If the Dallas Cowboys are going to pull off a win on the road in Carolina, the offense must regain its Week 1 firepower. Here are three players who need to help make that happen.
RB Felix Jones
Jones will be the Cowboys' starting running back for the first time since the latter part of 2011, when DeMarco Murray was lost for the season due to injury. Despite the loss in Baltimore, Dallas showed just how in sync and deadly its offense can be with a running game, partially thanks to the efforts of No. 28.
Since losing his starting job to Murray last year, Jones has shown a significant amount of burst in his step that just wasn't there beforehand.
The former Arkansas Razorback had two straight games with over 100 yards last season against Tampa Bay and New York after Murray's injury. When he was called upon to step up after Murray's most recent flare up, Jones delivered 92 yards and a touchdown on the ground for his team.
"Felix Jones is one of the most conscientious, hardest workers that I’ve been around as a football player...You have to almost shoot him to get him off the practice field," Cowboys owner Jerry Jones told KRLD-FM (via The Dallas Morning News).
Given his recent success on the field, it's hard to argue with the Cowboys owner about Jones. The Panthers defense is just 23rd in the league against the run. If Jones can get the running game going for Dallas, this offense has a great chance of putting up some big numbers on the scoreboard.
WR Dez Bryant
Bryant has come under a considerable amount of heat in Big D thanks to his recent string of big-time drops. That doesn't mean quarterback Tony Romo is going to stop throwing to him.
Despite the well-documented chemistry between Romo and Miles Austin, Bryant has actually been the more productive of the two receivers so far this season.
For whatever the reason, Romo has almost fallen into his old routine he did when Terrell Owens was wearing the star on his helmet. During those days, the quarterback had a tendency to clearly force throws to No. 81 instead of scanning all of his options.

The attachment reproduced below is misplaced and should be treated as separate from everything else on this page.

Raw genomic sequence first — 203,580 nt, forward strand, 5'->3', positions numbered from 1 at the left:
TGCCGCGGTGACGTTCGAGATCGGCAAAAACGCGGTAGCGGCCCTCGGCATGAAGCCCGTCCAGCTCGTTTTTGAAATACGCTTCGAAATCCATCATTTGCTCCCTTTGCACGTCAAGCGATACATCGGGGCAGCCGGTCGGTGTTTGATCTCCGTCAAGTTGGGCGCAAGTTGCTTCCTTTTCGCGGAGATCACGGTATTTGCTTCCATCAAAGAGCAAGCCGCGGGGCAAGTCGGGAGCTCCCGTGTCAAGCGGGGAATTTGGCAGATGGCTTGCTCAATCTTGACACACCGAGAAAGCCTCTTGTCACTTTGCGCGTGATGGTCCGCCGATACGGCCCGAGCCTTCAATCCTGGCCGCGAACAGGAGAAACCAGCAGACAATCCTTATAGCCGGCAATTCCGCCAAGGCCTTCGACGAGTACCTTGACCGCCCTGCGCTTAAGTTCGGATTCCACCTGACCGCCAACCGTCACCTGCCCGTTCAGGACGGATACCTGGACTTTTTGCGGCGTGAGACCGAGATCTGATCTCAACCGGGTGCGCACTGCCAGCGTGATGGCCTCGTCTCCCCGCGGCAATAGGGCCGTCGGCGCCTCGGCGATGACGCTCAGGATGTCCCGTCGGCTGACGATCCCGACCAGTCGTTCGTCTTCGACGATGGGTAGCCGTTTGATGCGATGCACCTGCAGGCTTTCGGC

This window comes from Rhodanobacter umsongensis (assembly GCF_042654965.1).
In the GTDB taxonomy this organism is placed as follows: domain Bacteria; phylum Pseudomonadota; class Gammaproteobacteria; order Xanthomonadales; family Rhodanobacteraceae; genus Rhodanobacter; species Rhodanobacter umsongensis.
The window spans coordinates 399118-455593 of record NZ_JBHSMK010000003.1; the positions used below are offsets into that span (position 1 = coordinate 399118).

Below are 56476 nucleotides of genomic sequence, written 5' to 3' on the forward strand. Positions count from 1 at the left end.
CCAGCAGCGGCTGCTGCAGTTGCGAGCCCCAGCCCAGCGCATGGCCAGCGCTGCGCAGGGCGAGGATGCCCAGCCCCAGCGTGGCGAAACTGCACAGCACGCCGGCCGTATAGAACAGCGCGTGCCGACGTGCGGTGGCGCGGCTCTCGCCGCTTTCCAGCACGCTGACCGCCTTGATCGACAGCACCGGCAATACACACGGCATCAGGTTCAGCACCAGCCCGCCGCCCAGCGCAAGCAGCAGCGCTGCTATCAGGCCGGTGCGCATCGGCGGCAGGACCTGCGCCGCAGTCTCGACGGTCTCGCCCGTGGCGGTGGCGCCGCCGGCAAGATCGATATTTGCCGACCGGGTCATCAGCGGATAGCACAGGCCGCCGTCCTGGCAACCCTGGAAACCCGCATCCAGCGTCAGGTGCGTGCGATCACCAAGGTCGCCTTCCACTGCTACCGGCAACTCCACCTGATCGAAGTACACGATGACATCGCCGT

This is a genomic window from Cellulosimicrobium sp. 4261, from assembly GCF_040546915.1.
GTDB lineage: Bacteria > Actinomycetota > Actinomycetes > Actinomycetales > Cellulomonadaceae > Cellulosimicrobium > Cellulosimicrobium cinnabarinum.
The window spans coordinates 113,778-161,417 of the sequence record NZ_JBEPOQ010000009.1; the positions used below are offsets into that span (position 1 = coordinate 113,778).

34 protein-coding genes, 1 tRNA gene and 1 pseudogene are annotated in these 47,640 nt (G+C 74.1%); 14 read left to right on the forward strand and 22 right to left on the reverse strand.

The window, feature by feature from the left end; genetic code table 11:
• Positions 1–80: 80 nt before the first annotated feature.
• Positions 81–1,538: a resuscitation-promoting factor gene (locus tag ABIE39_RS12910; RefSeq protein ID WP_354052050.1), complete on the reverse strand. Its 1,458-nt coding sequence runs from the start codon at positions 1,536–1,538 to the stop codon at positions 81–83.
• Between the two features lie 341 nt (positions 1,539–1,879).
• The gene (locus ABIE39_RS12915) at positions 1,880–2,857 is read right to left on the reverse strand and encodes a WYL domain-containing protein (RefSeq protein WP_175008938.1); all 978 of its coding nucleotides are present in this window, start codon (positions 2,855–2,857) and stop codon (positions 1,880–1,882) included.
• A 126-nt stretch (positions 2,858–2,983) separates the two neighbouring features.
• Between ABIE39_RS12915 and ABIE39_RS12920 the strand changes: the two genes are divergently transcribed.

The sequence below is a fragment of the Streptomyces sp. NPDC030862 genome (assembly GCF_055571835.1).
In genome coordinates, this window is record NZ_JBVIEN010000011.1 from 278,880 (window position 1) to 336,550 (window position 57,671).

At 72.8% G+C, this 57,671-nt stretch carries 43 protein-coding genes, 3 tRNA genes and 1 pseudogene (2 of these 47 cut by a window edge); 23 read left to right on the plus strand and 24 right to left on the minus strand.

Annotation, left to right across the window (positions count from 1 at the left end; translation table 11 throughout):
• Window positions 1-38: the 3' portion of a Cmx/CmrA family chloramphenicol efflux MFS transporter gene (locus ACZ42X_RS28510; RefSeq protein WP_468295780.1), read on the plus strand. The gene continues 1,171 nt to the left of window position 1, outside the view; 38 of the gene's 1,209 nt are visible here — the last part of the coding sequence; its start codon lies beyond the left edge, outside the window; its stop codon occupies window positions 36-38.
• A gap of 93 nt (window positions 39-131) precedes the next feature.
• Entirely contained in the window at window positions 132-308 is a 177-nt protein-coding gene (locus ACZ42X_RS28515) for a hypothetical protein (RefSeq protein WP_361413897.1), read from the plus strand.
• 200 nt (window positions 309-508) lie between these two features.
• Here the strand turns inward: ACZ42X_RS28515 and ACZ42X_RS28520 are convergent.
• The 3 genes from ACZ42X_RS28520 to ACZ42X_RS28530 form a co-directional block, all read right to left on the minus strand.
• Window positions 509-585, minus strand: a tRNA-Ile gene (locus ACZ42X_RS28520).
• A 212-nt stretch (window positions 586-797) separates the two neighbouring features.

To Romo's credit, he's much more of an experienced player since those days, but Bryant's 48 targets trump Austin's 33 and fellow wideout Kevin Ogletree's 29. Romo is looking to No. 88 far more than the other receivers, which means Bryant must cure this sudden case of the drops.
Dallas learned with Owens that the offense can't succeed with a No. 1 receiver who may or may not catch the ball in clutch situations. Bryant must regain the trust of his teammates and have a big impact on this game for Big D.
TE Jason Witten
An obvious name to put on this list is Romo, but in order for the captain to succeed, he needs his right-hand man. The first few games of this season where Witten was pulling a Bryant in the drops department, Dallas' offense was clearly missing a vital element.
The future Hall of Famer has had two straight solid weeks, with 19 receptions and 200 yards receiving combined against the Ravens and Bears. Those two defensive units are known for being historically stingy and yet Witten has thrived against both in back-to-back weeks.
When Romo and Witten are connecting and in rhythm, the Cowboys offense just seems to run smoother than it does when the two aren't clicking.
Completing short and middle-range passes to Witten helps moves the chains along and gives Romo confidence. It also opens up plays in the deep passing game, which Witten has been a part of in the past as well.
Witten needs to continue his recent production output and continue to be Romo's most reliable receiving source on the gridiron. If Witten is getting the ball early and often with Bryant and Jones doing their respective parts, a great deal of pressure comes off Romo's shoulders.
The defense has not been Dallas' big issue this season. If the team's offense can play like they did against the Giants in Week 1 or slightly better than they did in Baltimore, the Cowboys can get back to a .500 record.